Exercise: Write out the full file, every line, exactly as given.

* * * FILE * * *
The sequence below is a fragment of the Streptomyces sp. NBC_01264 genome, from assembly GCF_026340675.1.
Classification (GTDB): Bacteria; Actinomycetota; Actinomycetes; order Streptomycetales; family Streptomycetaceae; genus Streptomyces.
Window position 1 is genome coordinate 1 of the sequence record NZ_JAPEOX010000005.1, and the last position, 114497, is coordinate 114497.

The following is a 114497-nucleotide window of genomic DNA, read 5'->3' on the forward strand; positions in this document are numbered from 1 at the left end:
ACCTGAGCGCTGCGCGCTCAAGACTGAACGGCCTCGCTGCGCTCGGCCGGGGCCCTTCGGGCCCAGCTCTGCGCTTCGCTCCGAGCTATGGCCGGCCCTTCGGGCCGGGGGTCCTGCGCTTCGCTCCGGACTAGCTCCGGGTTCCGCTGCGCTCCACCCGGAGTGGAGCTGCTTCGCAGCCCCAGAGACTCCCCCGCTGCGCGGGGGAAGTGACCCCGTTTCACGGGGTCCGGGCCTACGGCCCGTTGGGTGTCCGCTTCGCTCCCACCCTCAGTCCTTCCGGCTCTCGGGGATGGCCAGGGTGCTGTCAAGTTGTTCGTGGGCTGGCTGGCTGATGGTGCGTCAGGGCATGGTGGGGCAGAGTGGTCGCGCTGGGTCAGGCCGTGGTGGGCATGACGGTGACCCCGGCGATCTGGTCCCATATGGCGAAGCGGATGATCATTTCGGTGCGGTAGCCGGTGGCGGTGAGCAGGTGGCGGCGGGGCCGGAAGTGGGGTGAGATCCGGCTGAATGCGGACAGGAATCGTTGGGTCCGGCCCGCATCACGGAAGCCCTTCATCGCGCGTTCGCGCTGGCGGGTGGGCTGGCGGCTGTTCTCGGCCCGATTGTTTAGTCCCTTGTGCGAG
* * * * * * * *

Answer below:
The sequence below is a fragment of the Streptomyces sp. NBC_01264 genome, from assembly GCF_026340675.1.
Classification (GTDB): Bacteria; Actinomycetota; Actinomycetes; order Streptomycetales; family Streptomycetaceae; genus Streptomyces.
Window position 1 is genome coordinate 1 of the sequence record NZ_JAPEOX010000005.1, and the last position, 114497, is coordinate 114497.

The following is a 114497-nucleotide window of genomic DNA, read 5'->3' on the forward strand; positions in this document are numbered from 1 at the left end:
ACCTGAGCGCTGCGCGCTCAAGACTGAACGGCCTCGCTGCGCTCGGCCGGGGCCCTTCGGGCCCAGCTCTGCGCTTCGCTCCGAGCTATGGCCGGCCCTTCGGGCCGGGGGTCCTGCGCTTCGCTCCGGACTAGCTCCGGGTTCCGCTGCGCTCCACCCGGAGTGGAGCTGCTTCGCAGCCCCAGAGACTCCCCCGCTGCGCGGGGGAAGTGACCCCGTTTCACGGGGTCCGGGCCTACGGCCCGTTGGGTGTCCGCTTCGCTCCCACCCTCAGTCCTTCCGGCTCTCGGGGATGGCCAGGGTGCTGTCAAGTTGTTCGTGGGCTGGCTGGCTGATGGTGCGTCAGGGCATGGTGGGGCAGAGTGGTCGCGCTGGGTCAGGCCGTGGTGGGCATGACGGTGACCCCGGCGATCTGGTCCCATATGGCGAAGCGGATGATCATTTCGGTGCGGTAGCCGGTGGCGGTGAGCAGGTGGCGGCGGGGCCGGAAGTGGGGTGAGATCCGGCTGAATGCGGACAGGAATCGTTGGGTCCGGCCCGCATCACGGAAGCCCTTCATCGCGCGTTCGCGCTGGCGGGTGGGCTGGCGGCTGTTCTCGGCCCGATTGTTTAGTCCCTTGTGCGAG